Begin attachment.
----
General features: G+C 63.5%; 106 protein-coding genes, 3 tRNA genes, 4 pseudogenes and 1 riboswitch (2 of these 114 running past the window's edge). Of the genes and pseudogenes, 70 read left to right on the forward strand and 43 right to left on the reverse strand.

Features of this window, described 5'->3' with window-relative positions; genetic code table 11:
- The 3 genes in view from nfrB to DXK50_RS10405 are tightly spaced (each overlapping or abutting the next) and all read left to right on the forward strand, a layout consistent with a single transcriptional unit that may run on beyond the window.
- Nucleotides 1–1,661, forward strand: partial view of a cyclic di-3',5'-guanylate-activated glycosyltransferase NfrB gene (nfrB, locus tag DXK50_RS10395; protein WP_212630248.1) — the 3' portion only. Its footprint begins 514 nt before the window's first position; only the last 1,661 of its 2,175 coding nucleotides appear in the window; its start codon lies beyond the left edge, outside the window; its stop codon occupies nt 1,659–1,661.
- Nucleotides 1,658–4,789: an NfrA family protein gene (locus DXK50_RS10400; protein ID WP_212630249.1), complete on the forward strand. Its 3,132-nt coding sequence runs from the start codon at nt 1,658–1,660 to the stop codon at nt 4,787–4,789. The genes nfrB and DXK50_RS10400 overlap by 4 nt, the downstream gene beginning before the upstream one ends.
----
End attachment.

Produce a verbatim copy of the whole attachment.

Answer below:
General features: G+C 63.5%; 106 protein-coding genes, 3 tRNA genes, 4 pseudogenes and 1 riboswitch (2 of these 114 running past the window's edge). Of the genes and pseudogenes, 70 read left to right on the forward strand and 43 right to left on the reverse strand.

Features of this window, described 5'->3' with window-relative positions; genetic code table 11:
- The 3 genes in view from nfrB to DXK50_RS10405 are tightly spaced (each overlapping or abutting the next) and all read left to right on the forward strand, a layout consistent with a single transcriptional unit that may run on beyond the window.
- Nucleotides 1–1,661, forward strand: partial view of a cyclic di-3',5'-guanylate-activated glycosyltransferase NfrB gene (nfrB, locus tag DXK50_RS10395; protein WP_212630248.1) — the 3' portion only. Its footprint begins 514 nt before the window's first position; only the last 1,661 of its 2,175 coding nucleotides appear in the window; its start codon lies beyond the left edge, outside the window; its stop codon occupies nt 1,659–1,661.
- Nucleotides 1,658–4,789: an NfrA family protein gene (locus DXK50_RS10400; protein ID WP_212630249.1), complete on the forward strand. Its 3,132-nt coding sequence runs from the start codon at nt 1,658–1,660 to the stop codon at nt 4,787–4,789. The genes nfrB and DXK50_RS10400 overlap by 4 nt, the downstream gene beginning before the upstream one ends.